Tilt Table Test

Overview

What is a tilt table test?

The tilt table test (also called a passive head-up tilt test or head upright tilt test) records your blood pressure, heart rhythm and heart rate on a beat-by-beat basis as the table is tilted to different angles. The table always stays head-up.

Why do I need this test?

The test shows how different positions affect your heart rate, heart rhythm and blood pressure.

Your doctor uses this information to determine the cause of symptoms like light-headedness and fainting spells (syncope) and develop the best treatment plan for you.

Your doctor may order more tests to get a better understanding of your condition.

What is syncope?

Syncope (pronounced “sin ko pea”) commonly called passing out or fainting. It is a brief loss of consciousness and posture caused by a temporary decrease in blood flow to your brain. This decrease can happen because of a sudden drop in your blood pressure or heart rate or changes in the amount or movement of blood in your body. You may be confused for a bit after you become conscious again.

Syncope is often related to another medical condition that may involve your heart, nervous system or blood flow to the brain.

Test Details

Scheduling the tilt test

The scheduling secretary will tell you when and where to go on the day of your tilt test. If you schedule your test by phone, your appointment schedule will be mailed to you.

If you cannot stand without help or weigh more than 325 pounds, please talk to the office when scheduling this appointment.

How long does the test take?

The test takes about 90 minutes to complete. The test time may be shorter, depending on your symptoms and the way the test affects your blood pressure, heart rhythm and heart rate. Plan on being at Cleveland Clinic for about 2 hours.

Should I take my medications?

Take your prescription medications as you normally would, with small sips of water. If you take a diuretic ("water pill"), ask your healthcare provider if it is okay to wait until after the test to take medication.

If you have diabetes, or take insulin, ask your doctor how you should take your medications on the day of your test. Please bring your glucose meter to check your sugar if it feels low on your way to the hospital. If you do not have a meter, please let us know so we can give you one to use.

Do not stop taking any medication without first talking to your healthcare provider.

If you have any questions, talk to your doctor.

Can I eat before the test?

Eat a normal meal the evening before your procedure. DO NOT eat or drink anything except small sips of water for 4 hours before the test. You can eat normally after the test unless you have other tests scheduled that require you to fast.

What should I wear?

Wear comfortable clothes and shoes. You may wear a short-sleeved or sleeveless t-shirt in place of a hospital gown. If you are wearing a long-sleeved or tight-fitting shirt, you may need to change into a hospital gown for the test.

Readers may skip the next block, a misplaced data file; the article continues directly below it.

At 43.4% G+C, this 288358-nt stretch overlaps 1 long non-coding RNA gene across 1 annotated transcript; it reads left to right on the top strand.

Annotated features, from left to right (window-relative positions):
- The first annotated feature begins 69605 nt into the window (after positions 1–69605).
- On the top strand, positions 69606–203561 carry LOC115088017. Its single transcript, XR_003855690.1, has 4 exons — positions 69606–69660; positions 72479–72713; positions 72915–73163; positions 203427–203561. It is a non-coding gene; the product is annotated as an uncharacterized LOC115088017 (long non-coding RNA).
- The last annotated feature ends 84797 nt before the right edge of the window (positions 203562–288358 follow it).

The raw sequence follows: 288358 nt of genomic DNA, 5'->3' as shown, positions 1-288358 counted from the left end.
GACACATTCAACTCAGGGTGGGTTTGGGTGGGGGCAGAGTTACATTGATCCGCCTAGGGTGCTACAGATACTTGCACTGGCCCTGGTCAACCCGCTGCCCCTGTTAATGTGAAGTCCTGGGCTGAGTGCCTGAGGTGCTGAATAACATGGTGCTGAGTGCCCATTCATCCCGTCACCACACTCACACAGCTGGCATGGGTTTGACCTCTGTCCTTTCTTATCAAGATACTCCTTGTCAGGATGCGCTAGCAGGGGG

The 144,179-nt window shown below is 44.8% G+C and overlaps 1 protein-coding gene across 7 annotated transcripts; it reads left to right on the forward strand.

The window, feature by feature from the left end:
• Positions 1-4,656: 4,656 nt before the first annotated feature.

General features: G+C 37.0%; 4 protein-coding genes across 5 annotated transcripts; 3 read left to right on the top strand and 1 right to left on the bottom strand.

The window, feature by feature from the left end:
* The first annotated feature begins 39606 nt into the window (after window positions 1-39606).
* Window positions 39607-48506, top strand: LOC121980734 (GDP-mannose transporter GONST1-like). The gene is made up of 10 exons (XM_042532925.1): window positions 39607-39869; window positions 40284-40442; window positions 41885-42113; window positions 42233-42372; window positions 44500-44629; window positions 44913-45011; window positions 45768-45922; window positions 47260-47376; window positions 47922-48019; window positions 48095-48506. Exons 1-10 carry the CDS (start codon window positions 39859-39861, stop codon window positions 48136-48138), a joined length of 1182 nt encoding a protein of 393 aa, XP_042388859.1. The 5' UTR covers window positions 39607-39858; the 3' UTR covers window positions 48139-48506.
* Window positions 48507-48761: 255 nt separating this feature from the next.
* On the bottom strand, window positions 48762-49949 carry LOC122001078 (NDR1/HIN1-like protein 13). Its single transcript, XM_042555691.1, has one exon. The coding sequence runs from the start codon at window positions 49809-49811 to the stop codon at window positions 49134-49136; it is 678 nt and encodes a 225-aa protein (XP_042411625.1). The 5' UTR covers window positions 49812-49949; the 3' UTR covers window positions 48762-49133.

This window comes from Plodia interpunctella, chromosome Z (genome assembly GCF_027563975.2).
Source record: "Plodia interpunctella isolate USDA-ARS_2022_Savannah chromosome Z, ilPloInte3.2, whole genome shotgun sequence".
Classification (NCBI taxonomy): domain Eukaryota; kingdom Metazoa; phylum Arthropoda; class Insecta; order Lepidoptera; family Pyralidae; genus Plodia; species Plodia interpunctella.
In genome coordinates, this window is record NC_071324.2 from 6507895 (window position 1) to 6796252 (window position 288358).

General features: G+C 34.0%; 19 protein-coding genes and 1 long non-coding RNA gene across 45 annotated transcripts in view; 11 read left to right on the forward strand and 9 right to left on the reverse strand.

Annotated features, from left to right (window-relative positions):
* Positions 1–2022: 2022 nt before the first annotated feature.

What should I bring?

Please bring the following information with you to your test:

  • List of current medications and dosages
  • List of allergies (including medication, food and environmental allergies)
  • Your insurance card

Where do I go for my appointment?

Please check in at the Electrophysiology and Pacing Outpatient Center at your scheduled appointment time. You will be able to use the restroom before the test.

Where is the test performed?

The test is performed in a cardiology lab called the Tilt Lab.

What happens just before the test?

A doctor will explain the details of the test, answer your questions and have you sign a consent form. You may sign the consent form during a visit before the day of your test. A nurse will help you get ready for the test and answer any other questions you have.

Tilt table: You will lie on the tilt table. This is a motorized table with a metal footboard. Your feet will rest against the footboard. Soft Velcro straps will be placed across your body; however, you will need to support your own weight during the test.

IV placement: You will have an IV in a vein in your arm or on the back of your hand. If needed, the IV will be used to take blood samples and give you medication(s) during the test.

Blood pressure cuffs will be placed around one of your arms and a finger . The cuffs are attached to monitors used throughout the test. The finger cuff will pump nonstop throughout the test. The arm cuff will check your blood pressure every 4 to 10 minutes.

If one of your arms cannot be used for an IV or blood pressure, please tell us before the test begins.

Electrodes: Small, sticky patches called electrodes will be placed on your chest. The electrodes are connected to an electrocardiograph monitor (EKG) that records the electrical activity of your heart as a graph or series of lines on a moving strip of paper. The EKG shows your heart rate and rhythm during the test.

What happens during the test?

There will be 2 nurses or a nurse and a technician with you throughout the entire test.

You will rest for 15 minutes. Then, as you lie still, we will record your blood pressure and ECG.

Your blood pressure, heart rhythm and heart rate will be constantly monitored throughout the test. The data is recorded and stored in a computer.

The motorized table is controlled by a nurse. The table will be tilt to 30 degrees for 2 to 3 minutes, 45 degrees for 2 to 3 minutes, and 70 degrees for up to 45 minutes. You will always be upright during the test.

We will try to keep you as comfortable as possible throughout the test. It is important to move as little as possible during the test.

  • Stay as still and as quiet as possible during the test so we can record accurate test results.